LEWISTON — Leon Ward started working at Bourque’s Market at 16, stocking shelves and sweeping floors at the small Pine Street grocery store. He got married, had children, built his life — and never left.

In December, 29 years later, he bought the place.

Over the decades, he’d consider, briefly, trying something different — selling real estate, opening his own grocery store on Minot Avenue — but nothing seemed as good a match.

Early on, “I saw the value of being an employee and not a number,” said Ward, 45. “I can say for the 30 years, I’ve been happy 29¾ of them.”

Bourque’s officially became Ward’s Neighborhood Market on Jan. 1. New signs will arrive in a few weeks.

Ward grew up in Greene and attended Leavitt Area High School. His best friend got a job at Bourque’s and told him about an opening. He started as a stock boy in December 1986.


“Filling coolers, sweeping floors — whatever they told me to do,” he said. “I liked the job; I liked working with the public.”

Just before graduation, owner Roger Royer offered him a full-time job as produce manager. Ward wasn’t sure of his plans, so he accepted. From there, he moved up to the deli, then to assistant store manager. He was promoted to store manager more than 10 years ago.

“When I was 25, I was ready to buy it, absolutely,” Ward said. “We never had a conversation about it until about three to four years ago.”

Delaine Fugere of Sabattus, one of his 16 employees, has worked in the office at Bourque’s, now Ward’s, off and on for 20 years. She proudly pointed out that Ward has never called in sick one day.

“I’m excited with him buying it,” she said. “I can see a lot of good coming from it.”

Staff had a lot to do with making such a big decision, Ward said. “I would not have done this had I not had a loyal staff,” he said.


Roughly 75 percent of Ward’s customers come from the immediate neighborhood. Others are attracted to the long meat counter that runs the length of the back wall, one of the last full-service meat counters left in Maine.

“Nothing is wrapped in plastic,” Ward said. “If you want a half-pound of hamburger, they wrap it up in front of you. All of our hamburger is ground fresh hourly. That has always been a calling card for the store.”

Decades before the 5,000-square-foot grocery store with apartments above it became Bourque’s in 1974, it was Carbonneau’s Market. Ward has plans for a major renovation within the next 10 years.

“My plan is to modernize the building from the ground up,” he said. “Really pretty much from the front door back.”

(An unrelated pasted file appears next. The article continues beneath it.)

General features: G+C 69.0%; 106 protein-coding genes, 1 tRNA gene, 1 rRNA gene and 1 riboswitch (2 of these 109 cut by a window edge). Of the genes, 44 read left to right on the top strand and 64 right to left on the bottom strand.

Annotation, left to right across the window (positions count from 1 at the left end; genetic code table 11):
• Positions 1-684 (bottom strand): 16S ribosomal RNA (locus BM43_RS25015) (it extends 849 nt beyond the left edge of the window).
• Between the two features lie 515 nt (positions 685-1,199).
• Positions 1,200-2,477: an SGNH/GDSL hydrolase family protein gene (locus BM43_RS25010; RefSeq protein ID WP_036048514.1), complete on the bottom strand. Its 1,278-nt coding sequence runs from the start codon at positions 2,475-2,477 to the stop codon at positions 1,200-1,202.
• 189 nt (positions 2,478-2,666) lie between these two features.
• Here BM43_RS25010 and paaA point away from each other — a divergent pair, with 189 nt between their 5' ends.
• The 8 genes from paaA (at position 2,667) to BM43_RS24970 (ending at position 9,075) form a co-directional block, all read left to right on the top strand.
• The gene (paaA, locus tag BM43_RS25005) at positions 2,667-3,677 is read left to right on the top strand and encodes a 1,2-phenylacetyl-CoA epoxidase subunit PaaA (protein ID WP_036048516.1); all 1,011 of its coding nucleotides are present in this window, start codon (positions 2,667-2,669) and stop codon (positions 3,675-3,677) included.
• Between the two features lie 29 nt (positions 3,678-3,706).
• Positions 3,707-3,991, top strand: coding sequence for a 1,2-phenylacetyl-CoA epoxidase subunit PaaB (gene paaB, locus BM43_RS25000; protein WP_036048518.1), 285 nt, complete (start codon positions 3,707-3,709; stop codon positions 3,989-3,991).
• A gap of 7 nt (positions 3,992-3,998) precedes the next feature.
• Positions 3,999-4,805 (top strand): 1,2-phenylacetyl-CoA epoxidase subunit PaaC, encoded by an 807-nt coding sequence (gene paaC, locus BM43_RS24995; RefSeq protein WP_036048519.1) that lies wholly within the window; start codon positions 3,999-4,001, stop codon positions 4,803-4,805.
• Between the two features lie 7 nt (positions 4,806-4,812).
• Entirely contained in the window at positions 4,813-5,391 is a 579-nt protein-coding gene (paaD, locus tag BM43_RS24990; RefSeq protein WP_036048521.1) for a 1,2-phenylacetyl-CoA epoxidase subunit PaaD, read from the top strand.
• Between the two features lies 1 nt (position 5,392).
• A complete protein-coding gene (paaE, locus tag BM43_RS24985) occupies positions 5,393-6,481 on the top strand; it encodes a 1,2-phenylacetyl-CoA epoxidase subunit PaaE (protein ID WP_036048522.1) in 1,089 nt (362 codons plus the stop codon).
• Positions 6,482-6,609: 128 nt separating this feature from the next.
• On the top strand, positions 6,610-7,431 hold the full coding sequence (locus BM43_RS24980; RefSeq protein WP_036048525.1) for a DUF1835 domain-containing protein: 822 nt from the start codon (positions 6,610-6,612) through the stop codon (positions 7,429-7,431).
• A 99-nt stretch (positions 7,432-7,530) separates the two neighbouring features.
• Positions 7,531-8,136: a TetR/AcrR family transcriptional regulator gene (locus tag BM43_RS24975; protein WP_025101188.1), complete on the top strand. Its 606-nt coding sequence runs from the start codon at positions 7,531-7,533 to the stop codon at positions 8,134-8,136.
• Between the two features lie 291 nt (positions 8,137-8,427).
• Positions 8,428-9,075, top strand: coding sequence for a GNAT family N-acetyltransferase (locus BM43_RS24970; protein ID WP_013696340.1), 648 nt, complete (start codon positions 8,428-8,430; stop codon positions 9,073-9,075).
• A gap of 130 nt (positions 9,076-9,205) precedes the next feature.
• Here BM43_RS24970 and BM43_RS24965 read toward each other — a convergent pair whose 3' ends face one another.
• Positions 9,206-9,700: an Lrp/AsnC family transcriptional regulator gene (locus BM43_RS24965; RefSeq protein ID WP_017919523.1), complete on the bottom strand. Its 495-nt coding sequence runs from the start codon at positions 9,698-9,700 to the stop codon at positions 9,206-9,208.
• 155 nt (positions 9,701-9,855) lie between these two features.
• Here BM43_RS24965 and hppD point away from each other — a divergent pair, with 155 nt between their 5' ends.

He’ll move a few things around, make a few tweaks. One thing that won’t change: It’s a hot spot for Pepsi. Bourque’s has been the champion independent grocery store in Maine for Pepsi sales for the past two years, according to Ward.

Between Pepsi and Coke, his store sells about 17,000 cases a year.


As he did when he was store manager, Ward spends his days making sure things run smoothly, ordering inventory and talking with salesmen. The exception is Wednesday, when the store is suddenly swamped. There’s a long-running Wednesday Italian sandwich special that predates even him. For decades, Bourque’s offered 99-cent footlong Italians. A few years ago, he raised the price to $1.39.

At the mid-week point, he’s in the thick of it, directing deli traffic and taking orders. On that single day, the staff regularly makes a thousand Italians.

“We don’t make any money on it,” Ward said. “(But) I think the city would revolt if we didn’t have it.”

He’s already thinking ahead, slightly. He’d like to retire in his early 60s, capping, by then, nearly a half-century at the grocery store.

“At that point, hopefully there’s an employee that’s interested, that I could sell to, that would be fantastic, or a child,” Ward said. He has a 13-year-old daughter and 10-year-old son, so it’s possible, he said.

“Both certainly enjoy being here,” he said. “But it’s different when you’re here every day.”

[email protected] 

Only subscribers are eligible to post comments. Please subscribe or login to participate in the conversation. Here’s why.

Use the form below to reset your password. When you've submitted your account email, we will send an email with a reset code.

filed under: